A closeted gay man, considered a friend to gay people by some and an “evil man” by others, former New York City mayor Ed Koch leaves a complicated legacy.
Koch, who died February 1 at age 88, was criticized by many LGBT and AIDS activists during his 1978-1989 mayoral tenure for what they saw as his lack of action on the epidemic. Some said he was gay and that his desire to hide that fact inhibited his response to AIDS. Koch never confirmed that he was gay, but at least one longtime friend, writer Charles Kaiser, now says that was indeed the case.
“I saw no evidence that he was self-hating because he was gay,” says Kaiser, a former Advocate columnist and author of The Gay Metropolis, a New York–centered study of 20th-century gay American life. Kaiser attributes the late mayor’s reticence to the fact that he came from a generation that tended not to discuss such matters.
Others, however, think that a desire to quash gay rumors affected how Koch addressed AIDS during his tenure, which saw the first reported AIDS cases and the disease’s growth into an epidemic. “Reading Randy Shilts’s account in And the Band Played On, it’s impossible not to conclude that Koch’s personal paranoia came to determine his policy response to AIDS,” wrote Richard Kim in The Nation shortly after Koch’s death, quoting Shilts to the effect that the mayor was willing to take steps that cost the city nothing but resisted spending much on the effort, lest anyone think gays were getting special treatment.
To filmmaker David France, whose 2012 documentary How to Survive a Plague chronicles the AIDS crisis in the 1980s and ’90s, it doesn’t matter if Koch was gay, and he doesn’t think fear of being called gay shaped the mayor’s policies. But he has damning words about Koch just the same. “I think he lacked a certain quality to show empathy, to feel for other people,” France tells The Advocate.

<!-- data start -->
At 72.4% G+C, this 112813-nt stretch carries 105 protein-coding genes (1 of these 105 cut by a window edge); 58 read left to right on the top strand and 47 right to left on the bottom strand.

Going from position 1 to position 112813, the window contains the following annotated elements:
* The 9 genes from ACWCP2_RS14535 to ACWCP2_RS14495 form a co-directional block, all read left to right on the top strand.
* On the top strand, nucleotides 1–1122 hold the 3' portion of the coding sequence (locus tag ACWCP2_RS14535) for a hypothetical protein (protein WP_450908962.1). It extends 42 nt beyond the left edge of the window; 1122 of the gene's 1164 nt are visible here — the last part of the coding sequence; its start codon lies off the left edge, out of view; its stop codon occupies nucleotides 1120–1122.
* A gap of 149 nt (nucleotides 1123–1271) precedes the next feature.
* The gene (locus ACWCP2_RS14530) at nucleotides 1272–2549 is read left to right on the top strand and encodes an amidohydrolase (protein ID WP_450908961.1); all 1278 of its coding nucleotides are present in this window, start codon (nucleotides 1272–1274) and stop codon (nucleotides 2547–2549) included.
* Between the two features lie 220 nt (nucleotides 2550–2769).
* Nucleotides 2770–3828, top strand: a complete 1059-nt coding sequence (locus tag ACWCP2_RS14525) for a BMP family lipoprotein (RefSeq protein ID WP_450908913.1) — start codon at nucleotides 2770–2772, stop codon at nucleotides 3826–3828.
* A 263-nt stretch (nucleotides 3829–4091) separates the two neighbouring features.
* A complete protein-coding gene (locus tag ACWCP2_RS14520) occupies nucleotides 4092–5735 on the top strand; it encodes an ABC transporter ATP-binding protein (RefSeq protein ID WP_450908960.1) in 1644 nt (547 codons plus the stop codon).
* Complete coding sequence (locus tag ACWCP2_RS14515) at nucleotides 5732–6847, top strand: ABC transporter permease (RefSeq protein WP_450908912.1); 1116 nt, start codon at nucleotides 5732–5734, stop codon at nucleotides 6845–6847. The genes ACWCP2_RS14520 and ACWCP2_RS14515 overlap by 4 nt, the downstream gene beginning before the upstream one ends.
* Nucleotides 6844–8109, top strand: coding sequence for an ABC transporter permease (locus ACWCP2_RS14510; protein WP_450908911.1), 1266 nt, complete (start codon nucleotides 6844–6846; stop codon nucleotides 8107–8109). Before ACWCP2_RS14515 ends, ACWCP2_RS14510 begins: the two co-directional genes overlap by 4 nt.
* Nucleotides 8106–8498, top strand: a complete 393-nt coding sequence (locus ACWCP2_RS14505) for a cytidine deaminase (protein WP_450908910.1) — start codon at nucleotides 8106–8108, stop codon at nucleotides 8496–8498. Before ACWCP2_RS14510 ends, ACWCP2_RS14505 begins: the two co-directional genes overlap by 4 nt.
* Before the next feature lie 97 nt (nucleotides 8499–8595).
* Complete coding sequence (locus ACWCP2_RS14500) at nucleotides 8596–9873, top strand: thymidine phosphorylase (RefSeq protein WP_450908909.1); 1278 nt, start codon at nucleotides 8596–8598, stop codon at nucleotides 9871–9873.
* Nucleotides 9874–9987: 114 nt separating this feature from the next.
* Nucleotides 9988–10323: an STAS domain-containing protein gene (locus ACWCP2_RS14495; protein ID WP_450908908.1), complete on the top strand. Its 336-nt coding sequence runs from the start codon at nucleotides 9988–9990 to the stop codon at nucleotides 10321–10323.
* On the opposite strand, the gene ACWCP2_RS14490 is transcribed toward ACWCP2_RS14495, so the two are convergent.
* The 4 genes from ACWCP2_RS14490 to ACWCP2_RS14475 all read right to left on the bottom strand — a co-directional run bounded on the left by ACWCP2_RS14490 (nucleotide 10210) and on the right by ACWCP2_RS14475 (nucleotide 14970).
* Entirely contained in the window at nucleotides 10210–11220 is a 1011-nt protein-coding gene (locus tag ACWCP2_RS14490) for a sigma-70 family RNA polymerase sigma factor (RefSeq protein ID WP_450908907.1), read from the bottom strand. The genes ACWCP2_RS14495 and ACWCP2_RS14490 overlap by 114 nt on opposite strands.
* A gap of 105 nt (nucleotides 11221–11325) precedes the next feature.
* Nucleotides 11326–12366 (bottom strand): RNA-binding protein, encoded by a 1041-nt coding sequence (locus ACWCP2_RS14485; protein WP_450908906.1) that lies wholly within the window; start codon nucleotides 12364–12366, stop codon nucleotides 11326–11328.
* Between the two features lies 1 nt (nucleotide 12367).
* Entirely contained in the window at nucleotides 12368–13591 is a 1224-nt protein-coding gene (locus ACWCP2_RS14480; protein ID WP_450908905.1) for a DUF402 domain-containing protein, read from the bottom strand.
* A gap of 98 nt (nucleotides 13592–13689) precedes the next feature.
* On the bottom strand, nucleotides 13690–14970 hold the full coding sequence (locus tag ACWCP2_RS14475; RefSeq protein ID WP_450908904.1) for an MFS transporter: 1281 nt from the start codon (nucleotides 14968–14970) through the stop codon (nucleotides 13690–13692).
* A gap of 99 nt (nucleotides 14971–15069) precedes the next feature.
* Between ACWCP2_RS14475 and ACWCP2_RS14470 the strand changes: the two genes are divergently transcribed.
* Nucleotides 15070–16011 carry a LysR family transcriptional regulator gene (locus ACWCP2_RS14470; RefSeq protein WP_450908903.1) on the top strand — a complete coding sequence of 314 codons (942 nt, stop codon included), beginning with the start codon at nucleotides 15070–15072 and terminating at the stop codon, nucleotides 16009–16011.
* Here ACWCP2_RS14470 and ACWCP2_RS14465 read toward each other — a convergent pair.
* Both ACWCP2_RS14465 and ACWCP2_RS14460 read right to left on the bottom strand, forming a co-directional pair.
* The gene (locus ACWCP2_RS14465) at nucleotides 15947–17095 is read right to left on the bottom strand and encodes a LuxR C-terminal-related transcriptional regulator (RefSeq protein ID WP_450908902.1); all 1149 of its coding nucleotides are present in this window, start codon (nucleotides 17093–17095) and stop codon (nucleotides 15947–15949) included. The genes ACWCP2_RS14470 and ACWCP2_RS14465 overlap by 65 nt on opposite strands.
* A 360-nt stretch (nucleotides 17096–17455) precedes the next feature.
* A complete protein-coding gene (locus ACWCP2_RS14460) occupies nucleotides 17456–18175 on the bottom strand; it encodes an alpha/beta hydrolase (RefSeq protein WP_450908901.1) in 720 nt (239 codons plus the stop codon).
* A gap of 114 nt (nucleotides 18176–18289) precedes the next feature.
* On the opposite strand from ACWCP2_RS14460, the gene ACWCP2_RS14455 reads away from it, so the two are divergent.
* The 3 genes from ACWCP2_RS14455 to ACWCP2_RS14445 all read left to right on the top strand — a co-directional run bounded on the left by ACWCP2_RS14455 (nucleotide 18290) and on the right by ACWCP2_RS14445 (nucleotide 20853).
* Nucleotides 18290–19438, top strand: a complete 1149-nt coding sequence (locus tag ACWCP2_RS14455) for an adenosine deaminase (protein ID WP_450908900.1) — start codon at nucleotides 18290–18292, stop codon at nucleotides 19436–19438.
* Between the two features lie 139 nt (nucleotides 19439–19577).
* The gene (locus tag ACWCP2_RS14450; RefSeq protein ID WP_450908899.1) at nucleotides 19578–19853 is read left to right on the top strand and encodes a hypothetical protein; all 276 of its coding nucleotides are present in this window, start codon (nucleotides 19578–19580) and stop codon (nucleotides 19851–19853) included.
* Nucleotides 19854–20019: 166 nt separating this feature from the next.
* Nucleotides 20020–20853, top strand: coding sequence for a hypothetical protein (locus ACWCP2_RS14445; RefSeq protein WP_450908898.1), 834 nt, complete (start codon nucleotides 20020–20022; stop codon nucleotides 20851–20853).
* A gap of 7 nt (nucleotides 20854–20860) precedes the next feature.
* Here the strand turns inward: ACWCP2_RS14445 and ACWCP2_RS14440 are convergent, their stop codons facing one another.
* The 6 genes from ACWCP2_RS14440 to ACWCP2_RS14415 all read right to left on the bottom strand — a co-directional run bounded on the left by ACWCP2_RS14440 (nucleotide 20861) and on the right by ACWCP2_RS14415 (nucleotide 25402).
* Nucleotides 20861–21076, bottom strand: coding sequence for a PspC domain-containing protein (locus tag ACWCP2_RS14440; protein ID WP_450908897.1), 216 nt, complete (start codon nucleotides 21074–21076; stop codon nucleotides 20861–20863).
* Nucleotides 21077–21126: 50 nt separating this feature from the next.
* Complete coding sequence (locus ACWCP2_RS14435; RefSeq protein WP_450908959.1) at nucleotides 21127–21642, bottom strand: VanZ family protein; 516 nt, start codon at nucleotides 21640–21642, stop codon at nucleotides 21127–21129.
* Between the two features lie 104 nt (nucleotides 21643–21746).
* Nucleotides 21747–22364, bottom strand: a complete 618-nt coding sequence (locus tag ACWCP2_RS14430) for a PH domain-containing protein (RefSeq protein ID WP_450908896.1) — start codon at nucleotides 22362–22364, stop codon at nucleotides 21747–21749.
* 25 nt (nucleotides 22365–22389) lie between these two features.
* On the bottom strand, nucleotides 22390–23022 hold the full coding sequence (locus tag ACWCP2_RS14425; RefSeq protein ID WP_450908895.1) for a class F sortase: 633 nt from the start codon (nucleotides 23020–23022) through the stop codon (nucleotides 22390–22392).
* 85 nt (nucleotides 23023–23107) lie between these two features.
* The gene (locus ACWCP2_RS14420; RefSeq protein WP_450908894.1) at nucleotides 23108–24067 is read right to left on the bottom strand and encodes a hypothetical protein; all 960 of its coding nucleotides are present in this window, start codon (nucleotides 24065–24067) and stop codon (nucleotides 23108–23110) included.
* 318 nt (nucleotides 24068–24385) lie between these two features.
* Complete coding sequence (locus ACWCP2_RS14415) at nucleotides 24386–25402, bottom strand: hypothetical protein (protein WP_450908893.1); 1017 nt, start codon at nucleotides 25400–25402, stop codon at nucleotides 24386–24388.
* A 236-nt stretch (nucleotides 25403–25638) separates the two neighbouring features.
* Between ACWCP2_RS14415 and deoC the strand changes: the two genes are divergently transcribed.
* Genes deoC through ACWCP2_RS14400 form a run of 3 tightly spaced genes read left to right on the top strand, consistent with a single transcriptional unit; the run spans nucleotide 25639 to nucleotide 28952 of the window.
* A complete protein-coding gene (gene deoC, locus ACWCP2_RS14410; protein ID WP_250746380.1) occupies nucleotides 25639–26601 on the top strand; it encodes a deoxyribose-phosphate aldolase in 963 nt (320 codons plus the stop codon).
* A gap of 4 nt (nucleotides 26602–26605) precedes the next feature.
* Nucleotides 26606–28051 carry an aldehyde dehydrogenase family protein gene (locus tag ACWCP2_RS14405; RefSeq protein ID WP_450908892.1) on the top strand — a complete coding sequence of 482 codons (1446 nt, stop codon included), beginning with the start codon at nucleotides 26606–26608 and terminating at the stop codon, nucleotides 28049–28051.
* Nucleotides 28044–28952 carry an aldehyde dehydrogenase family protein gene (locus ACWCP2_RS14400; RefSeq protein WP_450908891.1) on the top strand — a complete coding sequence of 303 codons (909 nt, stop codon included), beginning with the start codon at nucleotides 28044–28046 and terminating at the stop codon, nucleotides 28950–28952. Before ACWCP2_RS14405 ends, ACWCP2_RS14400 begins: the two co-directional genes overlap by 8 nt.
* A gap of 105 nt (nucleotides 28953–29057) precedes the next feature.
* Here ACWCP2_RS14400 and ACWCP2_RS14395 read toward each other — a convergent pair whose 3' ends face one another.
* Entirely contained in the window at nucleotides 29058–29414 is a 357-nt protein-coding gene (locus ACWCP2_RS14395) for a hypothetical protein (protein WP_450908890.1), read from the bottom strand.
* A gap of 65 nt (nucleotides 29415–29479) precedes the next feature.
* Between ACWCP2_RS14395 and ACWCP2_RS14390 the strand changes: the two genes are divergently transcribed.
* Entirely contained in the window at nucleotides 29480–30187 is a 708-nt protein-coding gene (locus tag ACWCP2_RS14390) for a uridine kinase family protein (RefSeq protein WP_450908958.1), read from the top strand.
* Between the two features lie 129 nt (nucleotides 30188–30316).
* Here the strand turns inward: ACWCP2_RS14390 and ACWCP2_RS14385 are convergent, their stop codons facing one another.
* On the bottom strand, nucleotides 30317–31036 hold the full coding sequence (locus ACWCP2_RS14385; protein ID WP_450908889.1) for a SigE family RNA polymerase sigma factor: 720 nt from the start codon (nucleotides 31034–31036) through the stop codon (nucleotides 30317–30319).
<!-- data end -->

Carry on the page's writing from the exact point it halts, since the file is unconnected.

During Koch’s administration, France says, hospital space and other public services for people with AIDS were sorely lacking. “Patients were turned away from hospitals,” he says. “Patients died in the hallways of hospitals. It was positively medieval.”
New York, he says, spent a fraction of what another hard-hit city, San Francisco, spent on AIDS services, and it took years to get Koch to meet with gay activists about the crisis.
Koch, who wrote movie reviews late in life, actually praised France’s film last fall and said the activists it chronicles, such as Larry Kramer, deserve presidential medals for their efforts — to which Kramer responded with online comments calling Koch an “evil man” who “was an active participant in helping us to die.”
Kaiser has a far different view of Koch. He allows that Koch should have done more to assure sufficient hospital beds, but also says the mayor expressed regret about actions he didn’t take. Also, there was really nothing he could have done to stop the spread of HIV, and on this France concurs.
“I don’t really believe he could have done much for containment,” says France, deeming that more of a federal government responsibility.
Kaiser also touts many pro-gay actions taken by Koch, such as calling for an end to New York State’s sodomy law in 1962, when he was a grassroots Democratic activist; introducing, while a congressman in 1974, a bill to ban antigay discrimination nationally; and as mayor, issuing an executive order preventing such discrimination against city employees. “He has the longest continuous pro-gay record of any politician of his generation,” Kaiser says.